The Open University of Diversity (OpUnDi) is situated at the edge of Hasselt’s city centre in an old gelatine factory. The entrance leads directly into a permanent exhibition space where the multi-disciplinarity of Koen Vanmechelen’s work comes to full expression: painting, photography, sculpture, a coat made of several fluffy white Zijdehoenders and other taxidermy experiments. High placed window ledges support the various chickens Vanmechelen conducted his crossbreeding experiments with, including the original 1998 couple made up of a Mechelse Koekoek and the French Poulet de Bresse. The space’s centrepiece is a ceiling-high birdhouse inhabited by spectacularly coloured pigeons. Besides al the stuffed animals, the building houses an abundance of live birds and, oh yeah, offices.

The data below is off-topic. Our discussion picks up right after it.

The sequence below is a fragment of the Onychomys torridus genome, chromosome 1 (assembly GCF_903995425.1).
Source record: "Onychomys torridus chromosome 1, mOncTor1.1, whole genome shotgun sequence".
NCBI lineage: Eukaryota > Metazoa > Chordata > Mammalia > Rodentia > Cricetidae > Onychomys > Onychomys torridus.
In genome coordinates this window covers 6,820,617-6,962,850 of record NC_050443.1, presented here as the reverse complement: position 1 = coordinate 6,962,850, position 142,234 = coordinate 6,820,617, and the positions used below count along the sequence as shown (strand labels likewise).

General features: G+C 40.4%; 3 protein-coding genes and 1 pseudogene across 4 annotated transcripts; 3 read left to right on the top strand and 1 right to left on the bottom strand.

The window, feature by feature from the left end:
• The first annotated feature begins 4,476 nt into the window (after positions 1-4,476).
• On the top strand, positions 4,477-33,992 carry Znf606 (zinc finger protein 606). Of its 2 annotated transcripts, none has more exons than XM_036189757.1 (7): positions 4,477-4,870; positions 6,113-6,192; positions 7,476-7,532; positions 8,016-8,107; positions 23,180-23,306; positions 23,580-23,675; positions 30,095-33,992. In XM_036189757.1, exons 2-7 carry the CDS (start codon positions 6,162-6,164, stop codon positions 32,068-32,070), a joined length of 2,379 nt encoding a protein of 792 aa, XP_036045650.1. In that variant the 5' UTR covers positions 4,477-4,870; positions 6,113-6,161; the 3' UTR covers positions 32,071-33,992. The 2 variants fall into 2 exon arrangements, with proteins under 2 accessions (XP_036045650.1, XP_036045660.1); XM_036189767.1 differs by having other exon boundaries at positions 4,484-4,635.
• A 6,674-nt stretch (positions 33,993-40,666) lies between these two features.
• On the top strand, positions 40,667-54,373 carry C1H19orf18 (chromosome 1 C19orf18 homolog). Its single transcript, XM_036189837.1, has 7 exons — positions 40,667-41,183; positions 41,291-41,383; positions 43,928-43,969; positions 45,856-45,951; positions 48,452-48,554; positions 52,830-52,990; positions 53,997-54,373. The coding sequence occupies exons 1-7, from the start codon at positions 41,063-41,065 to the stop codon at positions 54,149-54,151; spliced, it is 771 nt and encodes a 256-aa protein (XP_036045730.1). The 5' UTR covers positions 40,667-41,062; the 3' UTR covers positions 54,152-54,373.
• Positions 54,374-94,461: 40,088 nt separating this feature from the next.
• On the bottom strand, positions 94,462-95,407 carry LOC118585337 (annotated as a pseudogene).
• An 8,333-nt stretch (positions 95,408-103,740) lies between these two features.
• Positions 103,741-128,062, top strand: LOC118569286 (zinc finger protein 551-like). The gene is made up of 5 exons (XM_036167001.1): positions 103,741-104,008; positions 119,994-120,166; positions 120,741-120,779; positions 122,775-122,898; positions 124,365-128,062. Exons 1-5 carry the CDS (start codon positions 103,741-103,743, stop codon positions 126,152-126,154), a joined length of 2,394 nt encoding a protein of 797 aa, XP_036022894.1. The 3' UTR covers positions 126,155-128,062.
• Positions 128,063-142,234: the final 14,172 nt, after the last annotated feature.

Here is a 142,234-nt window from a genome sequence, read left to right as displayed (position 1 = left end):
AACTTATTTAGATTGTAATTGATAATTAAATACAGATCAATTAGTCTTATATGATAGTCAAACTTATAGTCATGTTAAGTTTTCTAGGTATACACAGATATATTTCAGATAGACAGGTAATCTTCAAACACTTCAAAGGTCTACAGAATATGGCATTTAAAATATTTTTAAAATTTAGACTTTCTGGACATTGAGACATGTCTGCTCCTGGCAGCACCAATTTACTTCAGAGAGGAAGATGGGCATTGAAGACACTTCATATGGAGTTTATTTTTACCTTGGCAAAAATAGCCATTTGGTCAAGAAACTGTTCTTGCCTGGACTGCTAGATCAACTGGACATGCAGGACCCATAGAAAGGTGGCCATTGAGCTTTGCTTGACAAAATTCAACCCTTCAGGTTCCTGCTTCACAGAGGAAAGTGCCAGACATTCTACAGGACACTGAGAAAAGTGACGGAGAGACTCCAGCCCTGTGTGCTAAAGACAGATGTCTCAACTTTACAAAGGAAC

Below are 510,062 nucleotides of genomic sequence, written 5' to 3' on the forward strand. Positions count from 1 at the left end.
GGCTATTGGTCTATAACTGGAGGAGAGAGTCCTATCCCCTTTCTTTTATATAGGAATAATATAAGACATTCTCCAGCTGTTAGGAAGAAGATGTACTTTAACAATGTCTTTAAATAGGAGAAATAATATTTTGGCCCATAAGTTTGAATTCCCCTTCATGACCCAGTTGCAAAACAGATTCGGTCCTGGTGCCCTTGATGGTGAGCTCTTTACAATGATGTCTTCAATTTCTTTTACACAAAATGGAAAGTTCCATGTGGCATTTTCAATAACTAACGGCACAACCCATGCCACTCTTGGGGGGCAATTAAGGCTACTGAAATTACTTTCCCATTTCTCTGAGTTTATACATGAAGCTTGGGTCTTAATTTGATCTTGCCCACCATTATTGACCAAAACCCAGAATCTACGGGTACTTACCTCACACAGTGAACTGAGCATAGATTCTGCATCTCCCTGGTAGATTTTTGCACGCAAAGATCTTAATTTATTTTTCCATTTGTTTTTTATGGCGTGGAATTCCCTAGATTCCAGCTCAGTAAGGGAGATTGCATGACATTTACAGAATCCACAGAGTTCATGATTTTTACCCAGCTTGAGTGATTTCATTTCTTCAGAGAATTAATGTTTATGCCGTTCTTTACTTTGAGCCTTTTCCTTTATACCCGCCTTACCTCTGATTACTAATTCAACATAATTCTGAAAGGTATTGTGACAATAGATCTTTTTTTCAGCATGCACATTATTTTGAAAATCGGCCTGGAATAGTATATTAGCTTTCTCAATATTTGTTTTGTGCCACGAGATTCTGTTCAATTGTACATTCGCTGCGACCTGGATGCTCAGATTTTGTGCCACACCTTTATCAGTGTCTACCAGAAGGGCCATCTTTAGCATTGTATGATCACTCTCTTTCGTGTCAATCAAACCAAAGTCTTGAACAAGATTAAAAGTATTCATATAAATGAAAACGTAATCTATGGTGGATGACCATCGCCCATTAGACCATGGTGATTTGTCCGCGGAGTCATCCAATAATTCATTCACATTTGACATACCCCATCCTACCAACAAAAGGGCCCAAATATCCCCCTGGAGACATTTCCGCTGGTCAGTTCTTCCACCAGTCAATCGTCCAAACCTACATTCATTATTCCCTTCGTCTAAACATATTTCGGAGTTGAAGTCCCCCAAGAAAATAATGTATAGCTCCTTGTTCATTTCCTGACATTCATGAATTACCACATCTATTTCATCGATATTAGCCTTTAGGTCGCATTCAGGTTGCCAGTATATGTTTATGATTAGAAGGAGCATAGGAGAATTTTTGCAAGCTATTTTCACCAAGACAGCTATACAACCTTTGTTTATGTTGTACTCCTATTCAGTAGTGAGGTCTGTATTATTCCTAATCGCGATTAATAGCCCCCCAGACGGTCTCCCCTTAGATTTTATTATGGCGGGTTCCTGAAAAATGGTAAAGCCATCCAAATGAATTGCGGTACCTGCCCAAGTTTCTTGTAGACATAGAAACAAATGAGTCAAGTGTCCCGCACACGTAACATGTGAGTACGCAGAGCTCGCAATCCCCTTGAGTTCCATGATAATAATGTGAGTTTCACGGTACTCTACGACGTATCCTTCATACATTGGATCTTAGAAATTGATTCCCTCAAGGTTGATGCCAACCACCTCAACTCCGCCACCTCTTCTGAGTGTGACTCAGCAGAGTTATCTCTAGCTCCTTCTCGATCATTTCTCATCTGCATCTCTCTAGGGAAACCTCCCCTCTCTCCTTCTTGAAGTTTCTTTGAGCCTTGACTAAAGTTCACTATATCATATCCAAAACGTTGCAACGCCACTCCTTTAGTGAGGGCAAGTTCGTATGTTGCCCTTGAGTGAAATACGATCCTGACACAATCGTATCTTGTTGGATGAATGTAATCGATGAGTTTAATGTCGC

The kitchen area, which is ironically equipped with a large spit, is transformed into a theatre for the occasion. Koen Vanmechelen, sporting his usual rugged beard, clad in a crinkly white shirt, is seated on the edge of a dark green chesterfield sofa with a tear in the upholstery that conveniently accommodates his iPhone. Vanmechelen purposefully named his studio (he calls it his ‘church’ at one point) ‘university’ after the original meaning: a place where people can come together and exchange ideas. ‘Elements of society must enter the studio in order to make works of art with a universal quality’, he explains. His practice forms an opportunity to reflect on existential questions and contemporary issues that relate to diversity, globalization, racism, genetic modification and cloning. Vanmechelen’s ideas are not limited to the art scene; four different foundations form the organisational structure to implement his ideas in society (Cosmogolem, The Walking Egg, Cosmopolitan Chicken Research Project, Combat).